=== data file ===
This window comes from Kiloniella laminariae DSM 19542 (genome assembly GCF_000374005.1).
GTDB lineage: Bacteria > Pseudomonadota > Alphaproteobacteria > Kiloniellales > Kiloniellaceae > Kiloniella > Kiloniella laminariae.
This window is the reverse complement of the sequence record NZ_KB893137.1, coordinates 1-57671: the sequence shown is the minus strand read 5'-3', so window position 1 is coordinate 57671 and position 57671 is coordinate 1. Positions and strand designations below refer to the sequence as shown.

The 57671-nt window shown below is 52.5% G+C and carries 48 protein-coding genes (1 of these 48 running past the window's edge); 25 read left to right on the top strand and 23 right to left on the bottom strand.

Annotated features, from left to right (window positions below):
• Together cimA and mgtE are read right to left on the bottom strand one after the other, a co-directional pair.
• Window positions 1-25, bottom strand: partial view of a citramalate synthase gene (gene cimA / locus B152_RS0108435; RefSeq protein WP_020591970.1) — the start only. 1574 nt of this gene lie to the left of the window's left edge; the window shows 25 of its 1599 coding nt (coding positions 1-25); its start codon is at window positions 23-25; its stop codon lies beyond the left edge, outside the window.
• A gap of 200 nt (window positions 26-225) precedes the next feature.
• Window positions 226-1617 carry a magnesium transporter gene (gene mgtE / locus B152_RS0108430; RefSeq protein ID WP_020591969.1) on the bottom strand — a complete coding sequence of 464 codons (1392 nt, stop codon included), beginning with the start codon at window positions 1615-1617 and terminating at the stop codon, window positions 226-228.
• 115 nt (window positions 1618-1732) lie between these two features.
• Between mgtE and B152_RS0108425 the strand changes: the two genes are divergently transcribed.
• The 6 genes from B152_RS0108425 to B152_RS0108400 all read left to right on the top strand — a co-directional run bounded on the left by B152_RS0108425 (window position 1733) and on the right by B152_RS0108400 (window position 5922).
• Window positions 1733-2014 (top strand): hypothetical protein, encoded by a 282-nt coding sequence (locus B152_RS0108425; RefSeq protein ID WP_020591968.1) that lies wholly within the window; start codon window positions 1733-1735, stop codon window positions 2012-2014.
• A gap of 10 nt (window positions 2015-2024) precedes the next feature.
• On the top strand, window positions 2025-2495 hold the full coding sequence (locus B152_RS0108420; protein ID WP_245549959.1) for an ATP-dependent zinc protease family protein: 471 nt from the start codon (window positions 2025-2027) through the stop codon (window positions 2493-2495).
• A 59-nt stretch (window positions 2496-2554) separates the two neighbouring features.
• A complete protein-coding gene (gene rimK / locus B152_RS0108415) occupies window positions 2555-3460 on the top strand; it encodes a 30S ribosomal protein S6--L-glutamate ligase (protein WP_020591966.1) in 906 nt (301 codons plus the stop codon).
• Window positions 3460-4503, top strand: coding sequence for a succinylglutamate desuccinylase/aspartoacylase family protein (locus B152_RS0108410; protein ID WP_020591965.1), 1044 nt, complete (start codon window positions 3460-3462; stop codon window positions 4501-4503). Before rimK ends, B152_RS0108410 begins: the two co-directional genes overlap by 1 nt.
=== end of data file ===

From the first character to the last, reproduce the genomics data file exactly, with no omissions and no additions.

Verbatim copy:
This window comes from Kiloniella laminariae DSM 19542 (genome assembly GCF_000374005.1).
GTDB lineage: Bacteria > Pseudomonadota > Alphaproteobacteria > Kiloniellales > Kiloniellaceae > Kiloniella > Kiloniella laminariae.
This window is the reverse complement of the sequence record NZ_KB893137.1, coordinates 1-57671: the sequence shown is the minus strand read 5'-3', so window position 1 is coordinate 57671 and position 57671 is coordinate 1. Positions and strand designations below refer to the sequence as shown.

The 57671-nt window shown below is 52.5% G+C and carries 48 protein-coding genes (1 of these 48 running past the window's edge); 25 read left to right on the top strand and 23 right to left on the bottom strand.

Annotated features, from left to right (window positions below):
• Together cimA and mgtE are read right to left on the bottom strand one after the other, a co-directional pair.
• Window positions 1-25, bottom strand: partial view of a citramalate synthase gene (gene cimA / locus B152_RS0108435; RefSeq protein WP_020591970.1) — the start only. 1574 nt of this gene lie to the left of the window's left edge; the window shows 25 of its 1599 coding nt (coding positions 1-25); its start codon is at window positions 23-25; its stop codon lies beyond the left edge, outside the window.
• A gap of 200 nt (window positions 26-225) precedes the next feature.
• Window positions 226-1617 carry a magnesium transporter gene (gene mgtE / locus B152_RS0108430; RefSeq protein ID WP_020591969.1) on the bottom strand — a complete coding sequence of 464 codons (1392 nt, stop codon included), beginning with the start codon at window positions 1615-1617 and terminating at the stop codon, window positions 226-228.
• 115 nt (window positions 1618-1732) lie between these two features.
• Between mgtE and B152_RS0108425 the strand changes: the two genes are divergently transcribed.
• The 6 genes from B152_RS0108425 to B152_RS0108400 all read left to right on the top strand — a co-directional run bounded on the left by B152_RS0108425 (window position 1733) and on the right by B152_RS0108400 (window position 5922).
• Window positions 1733-2014 (top strand): hypothetical protein, encoded by a 282-nt coding sequence (locus B152_RS0108425; RefSeq protein ID WP_020591968.1) that lies wholly within the window; start codon window positions 1733-1735, stop codon window positions 2012-2014.
• A gap of 10 nt (window positions 2015-2024) precedes the next feature.
• On the top strand, window positions 2025-2495 hold the full coding sequence (locus B152_RS0108420; protein ID WP_245549959.1) for an ATP-dependent zinc protease family protein: 471 nt from the start codon (window positions 2025-2027) through the stop codon (window positions 2493-2495).
• A 59-nt stretch (window positions 2496-2554) separates the two neighbouring features.
• A complete protein-coding gene (gene rimK / locus B152_RS0108415) occupies window positions 2555-3460 on the top strand; it encodes a 30S ribosomal protein S6--L-glutamate ligase (protein WP_020591966.1) in 906 nt (301 codons plus the stop codon).
• Window positions 3460-4503, top strand: coding sequence for a succinylglutamate desuccinylase/aspartoacylase family protein (locus B152_RS0108410; protein ID WP_020591965.1), 1044 nt, complete (start codon window positions 3460-3462; stop codon window positions 4501-4503). Before rimK ends, B152_RS0108410 begins: the two co-directional genes overlap by 1 nt.